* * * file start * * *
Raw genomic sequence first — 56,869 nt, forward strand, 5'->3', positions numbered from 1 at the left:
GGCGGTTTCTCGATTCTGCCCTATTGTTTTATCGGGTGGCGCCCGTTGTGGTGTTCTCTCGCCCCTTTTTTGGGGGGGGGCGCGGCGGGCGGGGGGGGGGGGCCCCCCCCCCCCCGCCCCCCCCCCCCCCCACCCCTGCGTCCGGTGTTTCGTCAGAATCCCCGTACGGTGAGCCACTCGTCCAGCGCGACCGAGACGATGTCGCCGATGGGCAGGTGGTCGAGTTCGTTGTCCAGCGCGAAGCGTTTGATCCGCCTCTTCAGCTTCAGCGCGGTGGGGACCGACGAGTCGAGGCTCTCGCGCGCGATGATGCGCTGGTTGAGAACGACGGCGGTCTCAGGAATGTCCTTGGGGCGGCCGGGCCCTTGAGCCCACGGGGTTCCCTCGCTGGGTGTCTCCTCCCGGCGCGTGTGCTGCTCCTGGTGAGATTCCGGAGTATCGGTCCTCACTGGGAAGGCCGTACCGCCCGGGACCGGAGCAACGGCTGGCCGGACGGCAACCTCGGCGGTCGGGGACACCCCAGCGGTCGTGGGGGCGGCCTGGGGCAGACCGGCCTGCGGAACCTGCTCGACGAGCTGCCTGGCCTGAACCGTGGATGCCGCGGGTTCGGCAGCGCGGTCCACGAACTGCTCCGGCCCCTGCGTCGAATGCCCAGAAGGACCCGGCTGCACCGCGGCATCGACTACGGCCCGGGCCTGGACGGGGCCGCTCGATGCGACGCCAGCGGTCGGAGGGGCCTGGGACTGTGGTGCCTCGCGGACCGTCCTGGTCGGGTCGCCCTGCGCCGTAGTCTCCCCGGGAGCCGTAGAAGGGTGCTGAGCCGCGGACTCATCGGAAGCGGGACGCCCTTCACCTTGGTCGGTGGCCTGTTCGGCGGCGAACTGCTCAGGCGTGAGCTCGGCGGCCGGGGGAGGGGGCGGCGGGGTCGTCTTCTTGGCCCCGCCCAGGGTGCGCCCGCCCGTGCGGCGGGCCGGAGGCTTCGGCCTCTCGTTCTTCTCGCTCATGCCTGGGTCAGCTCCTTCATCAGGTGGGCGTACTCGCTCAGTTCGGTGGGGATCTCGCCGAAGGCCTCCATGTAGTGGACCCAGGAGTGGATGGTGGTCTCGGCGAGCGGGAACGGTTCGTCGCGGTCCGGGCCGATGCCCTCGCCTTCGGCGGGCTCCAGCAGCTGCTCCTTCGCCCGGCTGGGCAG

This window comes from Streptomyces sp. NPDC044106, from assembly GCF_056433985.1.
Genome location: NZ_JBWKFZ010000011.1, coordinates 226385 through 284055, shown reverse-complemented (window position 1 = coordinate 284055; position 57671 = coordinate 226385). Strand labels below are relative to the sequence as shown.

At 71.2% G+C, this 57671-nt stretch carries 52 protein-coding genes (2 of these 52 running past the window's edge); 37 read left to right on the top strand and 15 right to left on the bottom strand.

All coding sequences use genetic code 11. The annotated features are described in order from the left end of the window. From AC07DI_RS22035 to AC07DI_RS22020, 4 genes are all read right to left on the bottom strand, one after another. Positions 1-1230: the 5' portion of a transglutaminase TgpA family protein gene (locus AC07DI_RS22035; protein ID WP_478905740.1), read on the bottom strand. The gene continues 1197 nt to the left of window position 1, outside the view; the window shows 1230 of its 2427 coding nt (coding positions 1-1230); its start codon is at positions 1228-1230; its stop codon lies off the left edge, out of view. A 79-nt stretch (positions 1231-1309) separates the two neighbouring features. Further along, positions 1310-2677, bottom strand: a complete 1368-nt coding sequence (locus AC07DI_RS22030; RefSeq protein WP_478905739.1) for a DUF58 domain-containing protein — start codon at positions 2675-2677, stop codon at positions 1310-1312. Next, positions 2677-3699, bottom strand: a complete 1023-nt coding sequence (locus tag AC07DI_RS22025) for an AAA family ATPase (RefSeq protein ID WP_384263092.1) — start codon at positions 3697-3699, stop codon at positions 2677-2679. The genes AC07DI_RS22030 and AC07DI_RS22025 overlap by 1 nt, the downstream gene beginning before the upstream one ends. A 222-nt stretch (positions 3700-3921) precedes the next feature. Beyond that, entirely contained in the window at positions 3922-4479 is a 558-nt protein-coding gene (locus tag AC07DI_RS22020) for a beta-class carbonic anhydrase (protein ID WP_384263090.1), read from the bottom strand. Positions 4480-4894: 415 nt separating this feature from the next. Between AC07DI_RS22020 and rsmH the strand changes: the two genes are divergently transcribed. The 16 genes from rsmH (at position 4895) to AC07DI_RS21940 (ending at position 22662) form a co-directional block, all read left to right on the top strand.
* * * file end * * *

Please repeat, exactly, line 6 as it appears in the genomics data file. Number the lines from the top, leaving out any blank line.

All coding sequences use genetic code 11. The annotated features are described in order from the left end of the window. From AC07DI_RS22035 to AC07DI_RS22020, 4 genes are all read right to left on the bottom strand, one after another. Positions 1-1230: the 5' portion of a transglutaminase TgpA family protein gene (locus AC07DI_RS22035; protein ID WP_478905740.1), read on the bottom strand. The gene continues 1197 nt to the left of window position 1, outside the view; the window shows 1230 of its 2427 coding nt (coding positions 1-1230); its start codon is at positions 1228-1230; its stop codon lies off the left edge, out of view. A 79-nt stretch (positions 1231-1309) separates the two neighbouring features. Further along, positions 1310-2677, bottom strand: a complete 1368-nt coding sequence (locus AC07DI_RS22030; RefSeq protein WP_478905739.1) for a DUF58 domain-containing protein — start codon at positions 2675-2677, stop codon at positions 1310-1312. Next, positions 2677-3699, bottom strand: a complete 1023-nt coding sequence (locus tag AC07DI_RS22025) for an AAA family ATPase (RefSeq protein ID WP_384263092.1) — start codon at positions 3697-3699, stop codon at positions 2677-2679. The genes AC07DI_RS22030 and AC07DI_RS22025 overlap by 1 nt, the downstream gene beginning before the upstream one ends. A 222-nt stretch (positions 3700-3921) precedes the next feature. Beyond that, entirely contained in the window at positions 3922-4479 is a 558-nt protein-coding gene (locus tag AC07DI_RS22020) for a beta-class carbonic anhydrase (protein ID WP_384263090.1), read from the bottom strand. Positions 4480-4894: 415 nt separating this feature from the next. Between AC07DI_RS22020 and rsmH the strand changes: the two genes are divergently transcribed. The 16 genes from rsmH (at position 4895) to AC07DI_RS21940 (ending at position 22662) form a co-directional block, all read left to right on the top strand.